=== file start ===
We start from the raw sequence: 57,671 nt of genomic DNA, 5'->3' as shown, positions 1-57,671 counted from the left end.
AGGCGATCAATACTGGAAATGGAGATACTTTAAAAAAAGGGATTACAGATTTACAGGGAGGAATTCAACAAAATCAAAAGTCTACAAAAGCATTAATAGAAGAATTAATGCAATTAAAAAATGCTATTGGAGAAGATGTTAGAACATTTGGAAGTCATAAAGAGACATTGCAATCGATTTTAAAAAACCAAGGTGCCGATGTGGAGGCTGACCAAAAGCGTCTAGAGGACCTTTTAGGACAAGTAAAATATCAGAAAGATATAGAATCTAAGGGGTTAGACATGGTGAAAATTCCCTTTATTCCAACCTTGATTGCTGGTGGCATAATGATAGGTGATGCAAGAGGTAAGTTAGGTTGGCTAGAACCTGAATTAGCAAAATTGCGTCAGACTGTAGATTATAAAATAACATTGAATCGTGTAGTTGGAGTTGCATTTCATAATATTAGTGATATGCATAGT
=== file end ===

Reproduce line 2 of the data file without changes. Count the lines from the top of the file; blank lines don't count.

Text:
AGGCGATCAATACTGGAAATGGAGATACTTTAAAAAAAGGGATTACAGATTTACAGGGAGGAATTCAACAAAATCAAAAGTCTACAAAAGCATTAATAGAAGAATTAATGCAATTAAAAAATGCTATTGGAGAAGATGTTAGAACATTTGGAAGTCATAAAGAGACATTGCAATCGATTTTAAAAAACCAAGGTGCCGATGTGGAGGCTGACCAAAAGCGTCTAGAGGACCTTTTAGGACAAGTAAAATATCAGAAAGATATAGAATCTAAGGGGTTAGACATGGTGAAAATTCCCTTTATTCCAACCTTGATTGCTGGTGGCATAATGATAGGTGATGCAAGAGGTAAGTTAGGTTGGCTAGAACCTGAATTAGCAAAATTGCGTCAGACTGTAGATTATAAAATAACATTGAATCGTGTAGTTGGAGTTGCATTTCATAATATTAGTGATATGCATAGT